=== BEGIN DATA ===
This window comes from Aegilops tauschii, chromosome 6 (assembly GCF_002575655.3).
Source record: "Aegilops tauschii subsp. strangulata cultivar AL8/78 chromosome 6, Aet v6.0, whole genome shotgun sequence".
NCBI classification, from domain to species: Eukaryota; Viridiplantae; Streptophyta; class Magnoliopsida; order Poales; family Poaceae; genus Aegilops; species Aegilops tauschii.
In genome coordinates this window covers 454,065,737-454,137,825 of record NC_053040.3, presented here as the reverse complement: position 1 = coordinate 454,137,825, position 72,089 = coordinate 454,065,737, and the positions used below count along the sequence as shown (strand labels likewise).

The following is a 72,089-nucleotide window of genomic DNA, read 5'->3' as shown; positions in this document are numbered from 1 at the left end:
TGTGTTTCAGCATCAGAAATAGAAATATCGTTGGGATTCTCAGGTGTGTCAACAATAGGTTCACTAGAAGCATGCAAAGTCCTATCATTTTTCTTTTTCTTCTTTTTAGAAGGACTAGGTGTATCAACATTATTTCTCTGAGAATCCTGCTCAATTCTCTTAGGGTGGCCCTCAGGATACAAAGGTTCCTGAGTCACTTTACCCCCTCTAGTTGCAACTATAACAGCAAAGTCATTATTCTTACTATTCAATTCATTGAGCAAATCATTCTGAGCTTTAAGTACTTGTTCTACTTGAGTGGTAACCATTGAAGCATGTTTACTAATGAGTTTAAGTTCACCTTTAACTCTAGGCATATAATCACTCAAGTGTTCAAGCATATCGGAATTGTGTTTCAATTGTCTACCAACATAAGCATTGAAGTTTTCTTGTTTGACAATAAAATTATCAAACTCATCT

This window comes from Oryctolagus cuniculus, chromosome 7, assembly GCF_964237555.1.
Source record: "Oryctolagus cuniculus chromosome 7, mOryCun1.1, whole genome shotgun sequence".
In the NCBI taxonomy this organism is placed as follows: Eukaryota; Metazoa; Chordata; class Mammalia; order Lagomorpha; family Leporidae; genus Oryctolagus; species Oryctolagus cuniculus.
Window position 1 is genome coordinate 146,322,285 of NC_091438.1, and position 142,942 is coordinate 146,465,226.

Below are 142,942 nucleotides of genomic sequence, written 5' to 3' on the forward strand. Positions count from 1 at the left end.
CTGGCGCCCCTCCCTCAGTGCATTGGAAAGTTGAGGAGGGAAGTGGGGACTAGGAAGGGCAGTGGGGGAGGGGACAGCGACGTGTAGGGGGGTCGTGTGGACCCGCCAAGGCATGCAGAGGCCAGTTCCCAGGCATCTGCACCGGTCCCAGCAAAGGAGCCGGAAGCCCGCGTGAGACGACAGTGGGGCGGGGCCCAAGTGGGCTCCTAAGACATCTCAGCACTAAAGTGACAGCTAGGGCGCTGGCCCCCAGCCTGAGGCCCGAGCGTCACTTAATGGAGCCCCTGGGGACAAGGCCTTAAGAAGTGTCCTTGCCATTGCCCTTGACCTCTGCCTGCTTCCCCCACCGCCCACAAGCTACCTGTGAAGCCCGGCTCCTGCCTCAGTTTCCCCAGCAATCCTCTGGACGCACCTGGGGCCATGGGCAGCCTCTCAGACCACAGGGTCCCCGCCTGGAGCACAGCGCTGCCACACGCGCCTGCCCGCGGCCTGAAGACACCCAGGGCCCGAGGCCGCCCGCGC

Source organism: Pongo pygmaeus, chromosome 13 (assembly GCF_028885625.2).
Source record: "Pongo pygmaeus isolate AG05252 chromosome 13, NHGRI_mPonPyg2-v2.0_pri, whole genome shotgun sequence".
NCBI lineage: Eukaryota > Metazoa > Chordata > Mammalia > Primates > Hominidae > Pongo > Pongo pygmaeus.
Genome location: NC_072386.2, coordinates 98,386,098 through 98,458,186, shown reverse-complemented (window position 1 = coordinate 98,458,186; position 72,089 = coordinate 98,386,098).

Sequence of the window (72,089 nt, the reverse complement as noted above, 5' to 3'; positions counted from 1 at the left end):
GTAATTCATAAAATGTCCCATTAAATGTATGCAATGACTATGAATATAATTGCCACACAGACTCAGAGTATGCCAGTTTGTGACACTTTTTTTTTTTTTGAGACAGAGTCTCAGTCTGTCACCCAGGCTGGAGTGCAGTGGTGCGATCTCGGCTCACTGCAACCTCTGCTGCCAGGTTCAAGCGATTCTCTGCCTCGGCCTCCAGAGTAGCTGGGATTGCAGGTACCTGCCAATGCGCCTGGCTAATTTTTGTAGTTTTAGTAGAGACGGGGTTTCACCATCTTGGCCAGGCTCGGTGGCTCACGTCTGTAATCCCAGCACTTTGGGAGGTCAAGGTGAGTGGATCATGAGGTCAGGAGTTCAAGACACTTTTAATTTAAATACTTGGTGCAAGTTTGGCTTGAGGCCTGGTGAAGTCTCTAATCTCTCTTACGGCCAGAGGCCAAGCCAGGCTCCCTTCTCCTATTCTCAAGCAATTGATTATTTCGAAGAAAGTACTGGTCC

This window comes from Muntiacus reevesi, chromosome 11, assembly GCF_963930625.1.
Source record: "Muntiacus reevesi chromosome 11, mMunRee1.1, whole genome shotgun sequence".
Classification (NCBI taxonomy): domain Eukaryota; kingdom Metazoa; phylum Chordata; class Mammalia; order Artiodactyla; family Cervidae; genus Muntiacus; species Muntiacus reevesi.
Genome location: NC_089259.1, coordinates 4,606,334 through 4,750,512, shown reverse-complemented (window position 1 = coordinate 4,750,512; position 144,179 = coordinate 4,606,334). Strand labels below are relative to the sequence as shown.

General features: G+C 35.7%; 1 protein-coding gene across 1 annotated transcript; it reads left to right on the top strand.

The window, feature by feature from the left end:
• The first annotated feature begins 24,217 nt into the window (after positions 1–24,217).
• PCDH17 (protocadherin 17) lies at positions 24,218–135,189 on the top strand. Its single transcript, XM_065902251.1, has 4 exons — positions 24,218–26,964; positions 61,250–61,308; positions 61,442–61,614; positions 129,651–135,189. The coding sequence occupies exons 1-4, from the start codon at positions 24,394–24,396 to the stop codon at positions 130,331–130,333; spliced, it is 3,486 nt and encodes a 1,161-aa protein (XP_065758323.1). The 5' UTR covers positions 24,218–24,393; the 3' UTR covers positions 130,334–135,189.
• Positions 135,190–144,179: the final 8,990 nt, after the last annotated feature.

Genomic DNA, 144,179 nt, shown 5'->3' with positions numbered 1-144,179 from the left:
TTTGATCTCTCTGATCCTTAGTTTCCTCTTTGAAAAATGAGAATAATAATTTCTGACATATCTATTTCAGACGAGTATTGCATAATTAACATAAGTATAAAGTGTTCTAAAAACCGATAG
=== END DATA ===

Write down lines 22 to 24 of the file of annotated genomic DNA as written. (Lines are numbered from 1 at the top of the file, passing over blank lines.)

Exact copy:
Genome location: NC_089259.1, coordinates 4,606,334 through 4,750,512, shown reverse-complemented (window position 1 = coordinate 4,750,512; position 144,179 = coordinate 4,606,334). Strand labels below are relative to the sequence as shown.

General features: G+C 35.7%; 1 protein-coding gene across 1 annotated transcript; it reads left to right on the top strand.

The window, feature by feature from the left end: